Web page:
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It’s the end of another month, and maybe because everything’s been so bleak of late, let’s just admire and enjoy the complexity of the sixth boro.

Diverse people work here on diverse missions.

Places like NY Harbor School and M.A. S. T. as well as SUNY Maritime College and King’s Point MMA are here.

On foggy days a narrow navigation channel gives the illusion of being as expansive as the ocean.

Keeping it as ideal a place as possible is the mission of many people and much infrastructure, seen and unseen.

Professionals pass through the sixth boro without ever technically entering the space, both a boon and a bane to all involved,

and their safe passage is ensured by the named and the nameless.

Work and recreation can happen in the same space because of

professionalism.  If you have a lot of time, you can binge watch these videos by a pro who works the sixth boro and beyond.  Now, when I hear his voice on VHF, it’s familiar.  There are books as well.

The universal language of gesture is powerdful.

The sixth boro has at least as much specialized equipment as the other five boros combined;  another way to put it, the specialized equipment of the sixth boro enable the other boros to perform.

And if the land boros have spirit, don’t imagine the sixth boro  lacks anything.

Photos and sentiments, WVD.

It’s the season.

I wonder if the Kimberly crew has marked other holidays and I missed it.  I did catch the red-clad guy almost a year ago.

Mary H and her barge Patriot is likely headed for Newtown Creek.  The 1981 build, such a clean looking tug, has been working in the sixth boro for 33 years.

We’ve had a spate of foggy days.  Beyond Franklin here, notice the bright lights at Bayonne Shipyard where work proceeds on Mendonca even at night.

The mechanical dredge J. P. Boisseau here gets moved to a new worksite by Sarah Ann, with Brian Nicholas standing by.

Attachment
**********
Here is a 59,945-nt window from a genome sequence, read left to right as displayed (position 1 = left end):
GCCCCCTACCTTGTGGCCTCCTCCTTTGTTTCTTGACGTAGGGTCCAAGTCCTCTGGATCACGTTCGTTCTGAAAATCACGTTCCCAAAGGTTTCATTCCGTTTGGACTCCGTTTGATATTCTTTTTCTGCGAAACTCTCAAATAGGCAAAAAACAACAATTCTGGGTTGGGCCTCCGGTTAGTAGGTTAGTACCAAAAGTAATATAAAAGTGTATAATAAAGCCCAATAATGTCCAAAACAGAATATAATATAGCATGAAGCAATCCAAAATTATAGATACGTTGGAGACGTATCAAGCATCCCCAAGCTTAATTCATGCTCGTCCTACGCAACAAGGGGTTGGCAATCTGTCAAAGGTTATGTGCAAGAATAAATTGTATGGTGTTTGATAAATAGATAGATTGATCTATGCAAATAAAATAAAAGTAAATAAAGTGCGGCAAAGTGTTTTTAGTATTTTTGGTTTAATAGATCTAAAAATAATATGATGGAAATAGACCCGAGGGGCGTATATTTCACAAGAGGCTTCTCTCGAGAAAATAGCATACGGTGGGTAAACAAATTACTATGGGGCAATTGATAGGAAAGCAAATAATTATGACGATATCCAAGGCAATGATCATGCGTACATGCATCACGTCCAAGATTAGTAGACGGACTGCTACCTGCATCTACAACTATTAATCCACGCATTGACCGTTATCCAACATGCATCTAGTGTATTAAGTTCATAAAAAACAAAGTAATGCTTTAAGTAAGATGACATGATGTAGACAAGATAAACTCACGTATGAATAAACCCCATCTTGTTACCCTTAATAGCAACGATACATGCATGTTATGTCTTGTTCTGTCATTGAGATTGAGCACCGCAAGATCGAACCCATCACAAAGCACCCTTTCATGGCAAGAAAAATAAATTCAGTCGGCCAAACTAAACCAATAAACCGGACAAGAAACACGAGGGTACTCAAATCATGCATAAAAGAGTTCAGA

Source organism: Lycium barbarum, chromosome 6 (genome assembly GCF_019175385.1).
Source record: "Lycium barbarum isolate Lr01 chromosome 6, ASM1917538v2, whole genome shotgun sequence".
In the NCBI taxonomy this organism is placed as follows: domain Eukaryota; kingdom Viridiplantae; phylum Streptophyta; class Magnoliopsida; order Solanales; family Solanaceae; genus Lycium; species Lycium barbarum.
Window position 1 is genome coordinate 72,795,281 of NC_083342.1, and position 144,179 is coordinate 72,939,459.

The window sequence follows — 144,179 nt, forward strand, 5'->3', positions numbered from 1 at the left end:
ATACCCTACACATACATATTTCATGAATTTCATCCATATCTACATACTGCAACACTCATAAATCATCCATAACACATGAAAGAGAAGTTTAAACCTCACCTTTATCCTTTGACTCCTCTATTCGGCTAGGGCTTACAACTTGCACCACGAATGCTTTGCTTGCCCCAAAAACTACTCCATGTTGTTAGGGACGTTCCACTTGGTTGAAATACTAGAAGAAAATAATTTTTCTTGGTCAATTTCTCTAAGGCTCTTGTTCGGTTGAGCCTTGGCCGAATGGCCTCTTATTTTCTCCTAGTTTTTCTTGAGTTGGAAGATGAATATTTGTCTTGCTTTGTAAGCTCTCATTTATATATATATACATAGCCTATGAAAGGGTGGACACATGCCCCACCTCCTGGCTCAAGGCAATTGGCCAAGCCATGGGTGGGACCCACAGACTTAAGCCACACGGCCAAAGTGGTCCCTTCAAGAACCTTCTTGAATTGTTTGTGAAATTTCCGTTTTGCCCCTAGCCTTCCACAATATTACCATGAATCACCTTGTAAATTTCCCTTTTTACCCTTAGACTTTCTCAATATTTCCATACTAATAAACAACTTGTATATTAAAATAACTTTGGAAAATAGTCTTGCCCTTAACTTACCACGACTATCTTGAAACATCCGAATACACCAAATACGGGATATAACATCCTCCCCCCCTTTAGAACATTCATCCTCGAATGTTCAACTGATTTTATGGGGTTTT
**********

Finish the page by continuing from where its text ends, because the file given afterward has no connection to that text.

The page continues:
A Maersk ship came in recently with a gaggle of assist boats:  l to r, Ava, Ellen, and Matthew. Not visible is Charles D. McAllister, and the visible Thomas J. Brown is not assisting.Yes, Matthew Tibbetts is doing a fair amount of ship assist work these days, and why not. 

Here are two more photos of Matthew Tibbetts doing ship assist.

Helen Laraway passed through with a load of scrap.

Poling & Cutler’s Crystal and Evelyn pass in opposite directions.

HMS Justice has eluded my eyes for quite a while, but here she is, with the Centerline Logistics feline on the superstructure.

All photos, WVD.

Here comes Jonathan C around the stern of an incoming ship . . .

 

This turn would have been fun to see from the air, from a stable platform like a helicopter or drone.

The container ship is called Athens Express.  And of course that is Kimberley Turecamo.

 

 

She was inbound yesterday from the ancient port of Damietta, 12 days and 19 hours behind her.

All photos, WVD.

 

Name the shipping line?

Ships are color-coded after all . . .  all ships of this line are the same color as this one being escorted in by Jonathan C and Miriam Moran.

More and

more clues are here.

Lenient is surely not the first vessels of Evergreen that I’ve watched transit the port waterways., although

it’s the first I’ve seen loaded–or unloaded–in this zoned manner.

 

 

All photos today by WVD, who took these photos a few weeks ago.

More “thanks to” posts already planned, but if you have some relevant photos to share, I’d love to receive them.

 

Can we possibly be passed the equinox yet again?  And we’ll have to see flurries fly and flows freeze before summer returns to bless us?  Autumn 2 was almost a year ago?  The two fotos that follow come thanks to Dock Shuter, up near Catskill.  Look carefully at the sail arrangement on . .  what I believe is Ommeswaay below, and

aaas1

Tijd zal t Leeren (aka Time Will Tell) .  Thanks to Uglyships Bart, each of these water-scooping sails is appropriately called a waterzeil.

aaas2

Yesterday this sloop explored the east end of KVK, racing Hamburg Goal.  Anyone know this sloop?  Tug on Hamburg Goal‘s bow is James Turecamo.

aaas3

Here it is again, upriver of Comet.

aaas4

Catherine Turecamo passes in the foreground, and I can’t positively identify the schooner on the far side of the barges with blue houses and out close to the Battery.

aaas5

Kimberley Turecamo near, Margaret Moran farther, and it looks like schooner  Pioneer off the Battery.

aaas6

Judging by mast height relative to top of sail, schooner near the Battery here is Clipper City.

aaas7And as WTGB 107 Penobscot Bay, one of eight such tugs in service.  And . . . yes . . . that’s Pioneer under bare poles, disappearing behind 107’s stern.

aaas8

Finally, I anticipate that in less than a week, another 15-masted motor vessel will traverse the sixth boro;  in this case, it’ll be Flinterborg, currently approaching the mouth of Delaware Bay from northern Europe bound for Philadelphia.  I believe from Phillie, Flinterborg will make for Albany to load barges and “intall” her 15 or so masts.  So, fellow-shipspotters in the area . . . please inform me of a spotting.  Next weekend, I will wait at some opportune location once I have ETAs.  [Update:  as of 0830 this morning, Flinterborg passes through Wilmington bound for Philadelphia.]

Photos, WVD.

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